Eddie and Pat Hayden take their Palomino pop-up truck camper deep into western Canada and the national parks of The West to capture the wildlife, landscapes, and stars. Stunning photos ahead.
As a magazine, we have worked our fair share of RV shows. Talking to attendees all day, you quickly learn that the general RVing public wouldn’t go truck camping if you paid them. They look at truck campers as too small and old fashioned to even consider. That’s why the RV industry invented travel trailers, fifth wheels, and motorhomes.
Then there are the truck camper folks. They practically run toward the truck campers on display and couldn’t be more excited to talk all-things trucks, campers, and truck camping. They think they won the lottery just thinking about all the freedom and adventure they’ll be having. In fact, if they won the lottery, they would just immediately buy a truck and camper, or two. Their enthusiasm is truly infectious.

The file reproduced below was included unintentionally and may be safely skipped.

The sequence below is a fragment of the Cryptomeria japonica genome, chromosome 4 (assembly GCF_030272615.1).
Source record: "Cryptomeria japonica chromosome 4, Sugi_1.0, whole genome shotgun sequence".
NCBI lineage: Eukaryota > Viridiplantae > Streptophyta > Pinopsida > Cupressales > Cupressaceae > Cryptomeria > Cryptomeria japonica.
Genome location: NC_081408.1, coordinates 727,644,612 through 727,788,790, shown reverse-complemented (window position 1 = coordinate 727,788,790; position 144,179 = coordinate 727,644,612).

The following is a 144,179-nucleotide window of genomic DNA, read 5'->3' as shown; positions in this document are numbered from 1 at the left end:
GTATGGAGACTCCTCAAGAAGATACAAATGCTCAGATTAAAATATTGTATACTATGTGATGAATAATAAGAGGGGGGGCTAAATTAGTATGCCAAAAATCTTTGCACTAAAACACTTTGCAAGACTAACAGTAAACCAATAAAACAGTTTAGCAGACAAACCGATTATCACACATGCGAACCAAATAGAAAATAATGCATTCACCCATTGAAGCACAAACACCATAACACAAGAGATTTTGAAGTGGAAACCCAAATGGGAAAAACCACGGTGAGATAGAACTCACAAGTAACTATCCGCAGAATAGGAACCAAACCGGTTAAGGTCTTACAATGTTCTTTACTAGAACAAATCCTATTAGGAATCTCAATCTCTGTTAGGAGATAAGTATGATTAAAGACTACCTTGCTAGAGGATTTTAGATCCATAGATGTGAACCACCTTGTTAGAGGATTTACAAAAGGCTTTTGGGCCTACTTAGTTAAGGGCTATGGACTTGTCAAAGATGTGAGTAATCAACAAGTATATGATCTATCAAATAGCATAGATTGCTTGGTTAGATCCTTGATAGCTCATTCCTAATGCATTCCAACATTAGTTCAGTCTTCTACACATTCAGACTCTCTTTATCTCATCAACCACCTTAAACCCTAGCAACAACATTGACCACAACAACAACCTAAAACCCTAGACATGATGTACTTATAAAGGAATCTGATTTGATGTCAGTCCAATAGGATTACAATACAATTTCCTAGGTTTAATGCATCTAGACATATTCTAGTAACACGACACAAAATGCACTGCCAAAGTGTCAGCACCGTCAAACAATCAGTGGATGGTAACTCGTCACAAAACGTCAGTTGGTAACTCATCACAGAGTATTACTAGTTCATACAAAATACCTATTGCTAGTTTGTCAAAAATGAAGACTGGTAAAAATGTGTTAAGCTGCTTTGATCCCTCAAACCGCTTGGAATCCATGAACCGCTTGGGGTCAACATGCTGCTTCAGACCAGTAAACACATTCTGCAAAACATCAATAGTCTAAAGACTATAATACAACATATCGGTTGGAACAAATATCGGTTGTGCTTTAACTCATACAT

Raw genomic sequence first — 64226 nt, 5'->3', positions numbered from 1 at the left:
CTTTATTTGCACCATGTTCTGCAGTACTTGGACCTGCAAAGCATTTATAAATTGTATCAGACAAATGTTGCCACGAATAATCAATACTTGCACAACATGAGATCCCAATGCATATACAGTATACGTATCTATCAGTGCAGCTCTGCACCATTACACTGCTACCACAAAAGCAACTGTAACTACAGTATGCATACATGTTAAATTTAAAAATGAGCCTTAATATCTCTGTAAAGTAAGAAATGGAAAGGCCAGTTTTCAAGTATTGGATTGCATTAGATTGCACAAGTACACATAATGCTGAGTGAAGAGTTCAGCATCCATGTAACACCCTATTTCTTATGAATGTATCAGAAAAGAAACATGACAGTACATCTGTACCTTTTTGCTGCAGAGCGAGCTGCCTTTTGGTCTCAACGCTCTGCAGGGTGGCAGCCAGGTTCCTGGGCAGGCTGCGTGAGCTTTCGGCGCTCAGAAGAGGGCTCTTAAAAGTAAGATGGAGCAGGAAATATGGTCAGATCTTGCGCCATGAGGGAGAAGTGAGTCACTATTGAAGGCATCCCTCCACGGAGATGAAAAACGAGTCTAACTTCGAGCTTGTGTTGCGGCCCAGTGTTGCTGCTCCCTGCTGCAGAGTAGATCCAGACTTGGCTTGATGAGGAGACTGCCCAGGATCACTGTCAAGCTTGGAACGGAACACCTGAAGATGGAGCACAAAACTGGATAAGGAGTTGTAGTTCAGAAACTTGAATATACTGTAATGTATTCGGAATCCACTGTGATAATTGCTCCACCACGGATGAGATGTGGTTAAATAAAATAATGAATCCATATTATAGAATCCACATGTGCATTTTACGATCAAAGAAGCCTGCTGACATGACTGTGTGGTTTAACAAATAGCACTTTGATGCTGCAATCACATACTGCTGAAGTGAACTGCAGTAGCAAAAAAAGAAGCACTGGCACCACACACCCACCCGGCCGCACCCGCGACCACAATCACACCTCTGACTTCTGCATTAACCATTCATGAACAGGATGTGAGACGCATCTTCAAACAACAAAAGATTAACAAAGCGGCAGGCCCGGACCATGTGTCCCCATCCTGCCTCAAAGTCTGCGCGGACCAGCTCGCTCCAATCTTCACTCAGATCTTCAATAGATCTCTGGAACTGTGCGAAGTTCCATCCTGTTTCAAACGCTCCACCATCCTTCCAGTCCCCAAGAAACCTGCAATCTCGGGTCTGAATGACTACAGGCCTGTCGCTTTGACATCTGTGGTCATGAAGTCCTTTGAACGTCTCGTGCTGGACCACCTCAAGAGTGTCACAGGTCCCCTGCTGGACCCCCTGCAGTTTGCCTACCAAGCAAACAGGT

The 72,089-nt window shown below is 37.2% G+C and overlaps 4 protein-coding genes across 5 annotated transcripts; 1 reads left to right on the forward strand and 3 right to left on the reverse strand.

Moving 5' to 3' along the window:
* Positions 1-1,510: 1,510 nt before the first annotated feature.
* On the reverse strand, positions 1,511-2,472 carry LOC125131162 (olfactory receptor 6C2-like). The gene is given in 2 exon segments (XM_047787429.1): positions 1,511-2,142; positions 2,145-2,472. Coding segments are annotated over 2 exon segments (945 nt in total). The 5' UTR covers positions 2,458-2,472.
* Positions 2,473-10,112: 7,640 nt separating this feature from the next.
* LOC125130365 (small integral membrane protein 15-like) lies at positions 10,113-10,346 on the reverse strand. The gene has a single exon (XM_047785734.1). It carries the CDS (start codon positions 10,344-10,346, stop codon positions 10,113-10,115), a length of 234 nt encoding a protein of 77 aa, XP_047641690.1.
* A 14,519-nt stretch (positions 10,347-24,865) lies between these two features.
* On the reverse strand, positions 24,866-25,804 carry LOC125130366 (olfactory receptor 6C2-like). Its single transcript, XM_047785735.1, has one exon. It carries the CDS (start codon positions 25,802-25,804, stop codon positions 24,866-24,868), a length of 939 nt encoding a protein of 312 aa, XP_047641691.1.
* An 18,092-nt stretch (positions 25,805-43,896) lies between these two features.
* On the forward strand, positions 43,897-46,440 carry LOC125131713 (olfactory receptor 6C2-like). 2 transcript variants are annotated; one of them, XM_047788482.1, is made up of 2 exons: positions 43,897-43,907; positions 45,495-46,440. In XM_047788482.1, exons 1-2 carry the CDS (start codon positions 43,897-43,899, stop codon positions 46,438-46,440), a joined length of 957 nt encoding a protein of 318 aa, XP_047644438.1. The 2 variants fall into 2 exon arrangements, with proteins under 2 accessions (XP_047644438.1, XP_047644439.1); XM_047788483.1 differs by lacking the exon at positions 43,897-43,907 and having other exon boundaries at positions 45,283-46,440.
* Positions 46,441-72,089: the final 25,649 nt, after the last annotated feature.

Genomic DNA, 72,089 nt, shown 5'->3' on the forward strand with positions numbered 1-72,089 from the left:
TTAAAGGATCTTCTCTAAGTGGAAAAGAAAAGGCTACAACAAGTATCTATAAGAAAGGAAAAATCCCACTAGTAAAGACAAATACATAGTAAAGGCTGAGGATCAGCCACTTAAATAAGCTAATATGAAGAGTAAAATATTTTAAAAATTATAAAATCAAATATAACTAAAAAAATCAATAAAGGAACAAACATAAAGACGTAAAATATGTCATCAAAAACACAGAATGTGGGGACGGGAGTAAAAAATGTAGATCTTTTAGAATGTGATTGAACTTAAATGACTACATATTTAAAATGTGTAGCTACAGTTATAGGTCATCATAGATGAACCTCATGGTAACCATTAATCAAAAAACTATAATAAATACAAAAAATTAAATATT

Where does this excitement come from? Why do some people avoid truck campers and others celebrate them? It all comes down to the unique versatility of truck campers and how they allow you to fully pursue your outdoor passions. Put another way, the “go anywhere, camp anywhere, tow anything” capability of a truck camper rig amplifies outdoor hobbies and interests into dreams come true. Want a few hundred compelling examples proving this theory? Start with our Lifestyle Stories.